Editor’s letter
A new age of wellness

As public appetite for holistic health and wellness services continues to grow, are operators doing enough to ensure their clubs are addressing this member need?

By Dr Lauretta Ihonor | Published in Health Club Management 2018 issue 1


The US$3.7 trillion global wellness sector has long presented a great opportunity for the fitness industry. And it’s an opportunity we’ve been tapping into in recent years with the steady rise of wellness services, such as meditation and mindfulness, in fitness settings. However, as the new year gets off to a start, it appears that 2018 may be the year that the fusion of these highly synergistic areas really takes off.

A case in point is Virgin Active UK. In this issue of Health Club Management, we speak to the fitness brand’s MD, Robert Cook (p30), who cites the creation of the company’s new 360-degree wellness concept Beyond Movement as its response to the question: what does the future of fitness look like? And while Virgin Active UK has claimed the ‘Beyond Movement’ name for itself, it’s one that perfectly captures the current industry sentiment that it’s time for fitness facilities to look beyond physical activity when addressing members’ needs.

As we discover on page 42 of this month’s magazine, London-based indoor cycling studio Psycle was clearly ahead of the game in this area. The appointment of a naturopath and nutritionist as CEO back in 2014 may have seemed like an unusual move, but under Rhian Stephenson’s leadership, the brand has grown from a single cycle studio to a multi-concept three-studio operation, with three more openings expected in the next few months. The secret to Stephenson’s success? She told us: “We don’t see Psycle as a ride brand, we see it as a wellness, lifestyle and fitness brand.”

But it’s not just the big-box clubs and boutique studios that are readily embracing wellness. On page 54, Avi Yehiel, head of wellness at WeWork, explains why a company that has made its name in shared workspaces recently chose to launch its own fitness and wellness concept. It’s a move that suggests two things: the public is more aware of how intertwined all facets of life are and it’s eager to place health at the centre of everyday life.

Gym operators must now respond by taking a more holistic approach to service provision. Those that don’t risk not only being left behind but also missing out on the new secondary spend opportunities presented by the introduction of tailored nutrition, rehab and physiotherapy offerings; and on creating a stronger community of happier, healthier and more engaged members.



Dr Lauretta Ihonor, editor
[email protected]
@laurettaihonor

 


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26 Oct 2020 Leisure Management: daily news and jobs
 
 
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SELECTED ISSUE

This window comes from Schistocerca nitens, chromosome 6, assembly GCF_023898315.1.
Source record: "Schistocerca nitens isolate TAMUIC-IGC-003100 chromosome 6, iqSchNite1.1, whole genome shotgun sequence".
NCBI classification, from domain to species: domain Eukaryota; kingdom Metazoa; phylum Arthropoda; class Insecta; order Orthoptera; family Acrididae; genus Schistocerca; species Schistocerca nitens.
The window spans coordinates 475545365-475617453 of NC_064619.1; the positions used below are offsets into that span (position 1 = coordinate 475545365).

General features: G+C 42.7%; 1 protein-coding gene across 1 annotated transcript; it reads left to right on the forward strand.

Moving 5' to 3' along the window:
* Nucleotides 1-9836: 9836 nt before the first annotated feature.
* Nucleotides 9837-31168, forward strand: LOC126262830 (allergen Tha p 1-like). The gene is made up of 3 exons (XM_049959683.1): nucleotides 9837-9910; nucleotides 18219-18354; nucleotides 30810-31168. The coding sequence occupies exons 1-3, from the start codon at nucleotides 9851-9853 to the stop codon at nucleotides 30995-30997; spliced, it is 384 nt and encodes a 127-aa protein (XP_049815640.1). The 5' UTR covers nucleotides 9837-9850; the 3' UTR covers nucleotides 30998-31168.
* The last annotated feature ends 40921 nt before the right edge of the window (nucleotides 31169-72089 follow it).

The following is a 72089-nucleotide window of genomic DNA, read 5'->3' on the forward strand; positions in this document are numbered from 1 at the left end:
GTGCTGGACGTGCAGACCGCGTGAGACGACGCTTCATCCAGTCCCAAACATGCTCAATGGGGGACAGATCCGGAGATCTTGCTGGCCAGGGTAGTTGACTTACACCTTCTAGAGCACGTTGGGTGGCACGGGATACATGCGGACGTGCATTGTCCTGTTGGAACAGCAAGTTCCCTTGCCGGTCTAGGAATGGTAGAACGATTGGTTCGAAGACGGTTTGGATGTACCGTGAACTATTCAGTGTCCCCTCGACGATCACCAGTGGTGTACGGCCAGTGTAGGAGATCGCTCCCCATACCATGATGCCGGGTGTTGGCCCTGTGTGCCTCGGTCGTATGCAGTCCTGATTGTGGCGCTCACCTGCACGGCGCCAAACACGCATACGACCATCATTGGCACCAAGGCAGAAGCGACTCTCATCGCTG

Health Club Management
2018 issue 1

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Leisure Management - A new age of wellness

Editor’s letter

A new age of wellness


As public appetite for holistic health and wellness services continues to grow, are operators doing enough to ensure their clubs are addressing this member need?

Dr Lauretta Ihonor
Gym-goers also need wellness services like physical rehabilitation Photo: shutterstock.com

The US$3.7 trillion global wellness sector has long presented a great opportunity for the fitness industry. And it’s an opportunity we’ve been tapping into in recent years with the steady rise of wellness services, such as meditation and mindfulness, in fitness settings. However, as the new year gets off to a start, it appears that 2018 may be the year that the fusion of these highly synergistic areas really takes off.

A case in point is Virgin Active UK. In this issue of Health Club Management, we speak to the fitness brand’s MD, Robert Cook (p30), who cites the creation of the company’s new 360-degree wellness concept Beyond Movement as its response to the question: what does the future of fitness look like? And while Virgin Active UK has claimed the ‘Beyond Movement’ name for itself, it’s one that perfectly captures the current industry sentiment that it’s time for fitness facilities to look beyond physical activity when addressing members’ needs.

As we discover on page 42 of this month’s magazine, London-based indoor cycling studio Psycle was clearly ahead of the game in this area. The appointment of a naturopath and nutritionist as CEO back in 2014 may have seemed like an unusual move, but under Rhian Stephenson’s leadership, the brand has grown from a single cycle studio to a multi-concept three-studio operation, with three more openings expected in the next few months. The secret to Stephenson’s success? She told us: “We don’t see Psycle as a ride brand, we see it as a wellness, lifestyle and fitness brand.”

But it’s not just the big-box clubs and boutique studios that are readily embracing wellness. On page 54, Avi Yehiel, head of wellness at WeWork, explains why a company that has made its name in shared workspaces recently chose to launch its own fitness and wellness concept. It’s a move that suggests two things: the public is more aware of how intertwined all facets of life are and it’s eager to place health at the centre of everyday life.

Gym operators must now respond by taking a more holistic approach to service provision. Those that don’t risk not only being left behind but also missing out on the new secondary spend opportunities presented by the introduction of tailored nutrition, rehab and physiotherapy offerings; and on creating a stronger community of happier, healthier and more engaged members.



Dr Lauretta Ihonor, editor
[email protected]
@laurettaihonor


Originally published in Health Club Management 2018 issue 1

Published by The Leisure Media Company Ltd Portmill House, Portmill Lane, Hitchin, Herts SG5 1DJ. Tel: +44 (0)1462 431385 | Contact us | About us | © Cybertrek Ltd